The protestant church culture in America, of which I am a part, often overlooks the immense contribution that the science of patristics makes to the way we understand the Scriptures.  Now I certainly do not wish to replace a text-centered hermeneutic with an approach that is enslaved to the dogmata of councils and creeds.  My claim in this book is not that the fathers of the church solve the synoptic problem.  It is that any approach that rejects their testimony is, by definition, illegitimate (ix).

Black is quick to assert that he is not suggesting we should have an uncritical acceptance of early Christian interpretation of Scripture.  It’s just we need to be more open to hearing what the early church fathers have to say and take their input seriously.

The concern is that there are those who claim to take account of what the fathers have to say, yet at the same time, undermine them or altogether ignore their input (mainly Markan Priorists).

The main question is if we say the Fathers have a voice and their input has value then why do Evangelicals so often disregard their witness to the Gospels?  Black is averring that all too often Evangelicals ignore the voice of the Fathers and instead take to later more modern approaches to determining the formation of the Four Gospels, when this shouldn’t be the case.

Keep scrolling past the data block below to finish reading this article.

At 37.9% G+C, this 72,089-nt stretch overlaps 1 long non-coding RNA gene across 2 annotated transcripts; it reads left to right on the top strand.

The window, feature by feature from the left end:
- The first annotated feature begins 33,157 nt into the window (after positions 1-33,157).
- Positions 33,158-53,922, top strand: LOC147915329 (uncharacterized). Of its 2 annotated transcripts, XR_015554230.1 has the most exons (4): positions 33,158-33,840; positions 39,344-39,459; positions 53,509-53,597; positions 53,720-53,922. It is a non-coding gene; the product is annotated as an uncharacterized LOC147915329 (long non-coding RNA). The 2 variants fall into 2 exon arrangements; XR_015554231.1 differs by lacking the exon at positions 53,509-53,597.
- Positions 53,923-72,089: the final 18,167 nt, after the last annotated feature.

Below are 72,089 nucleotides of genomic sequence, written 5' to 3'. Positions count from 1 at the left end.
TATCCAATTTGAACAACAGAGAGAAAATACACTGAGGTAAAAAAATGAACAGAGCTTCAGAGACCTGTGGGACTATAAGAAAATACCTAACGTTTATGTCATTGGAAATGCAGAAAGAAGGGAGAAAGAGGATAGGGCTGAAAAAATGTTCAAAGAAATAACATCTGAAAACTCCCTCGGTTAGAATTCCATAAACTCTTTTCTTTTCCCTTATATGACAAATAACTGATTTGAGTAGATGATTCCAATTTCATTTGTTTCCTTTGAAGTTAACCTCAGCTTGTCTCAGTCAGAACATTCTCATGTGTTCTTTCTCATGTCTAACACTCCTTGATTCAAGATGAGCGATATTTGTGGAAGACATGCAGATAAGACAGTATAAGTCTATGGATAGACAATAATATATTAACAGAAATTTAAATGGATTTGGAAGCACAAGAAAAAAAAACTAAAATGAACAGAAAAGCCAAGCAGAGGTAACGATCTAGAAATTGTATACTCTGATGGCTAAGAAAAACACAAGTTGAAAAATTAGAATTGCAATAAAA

Indeed, up until nearly 200 years ago, with the onset of the Enlightenment period, the understanding that the Gospels were written and “published” in the order in which we have them, was not often disputed.  With the Enlightenment, however, theories began to abound as to their construction and formulation such that we now have discussions about a mystery document called Q, or if there was an Ur-gospel.  We debate about how could Mark leave out so much stuff if he was not first, and so on.  Dr. Black’s book offers a viable alternative to all these discussions, and his alternative is heavily reliant upon the principle witness of the Church Fathers.

When it comes to understanding or exploring the historical origins of the Gospels and their composition and arrangement, which fathers are to be consulted? The principle Patristic witnesses to the Gospels are: Justin, Irenaeus, Clement of Alexandria, Tertullian, Origen, The Muratorian Fragment, The Anti-Marcionite Prologue to Luke, The Old Latin Prologue to Mark, Eusebius, Papias, Jerome, and Augustine.  These are the most significant witnesses to how the gospels were composed and arranged because they represent the widest possible distribution (or representation?).  Black avers that this widespread witness lends significant support to the Fourfold-Gospel hypothesis but almost no support to Markan Priority (32).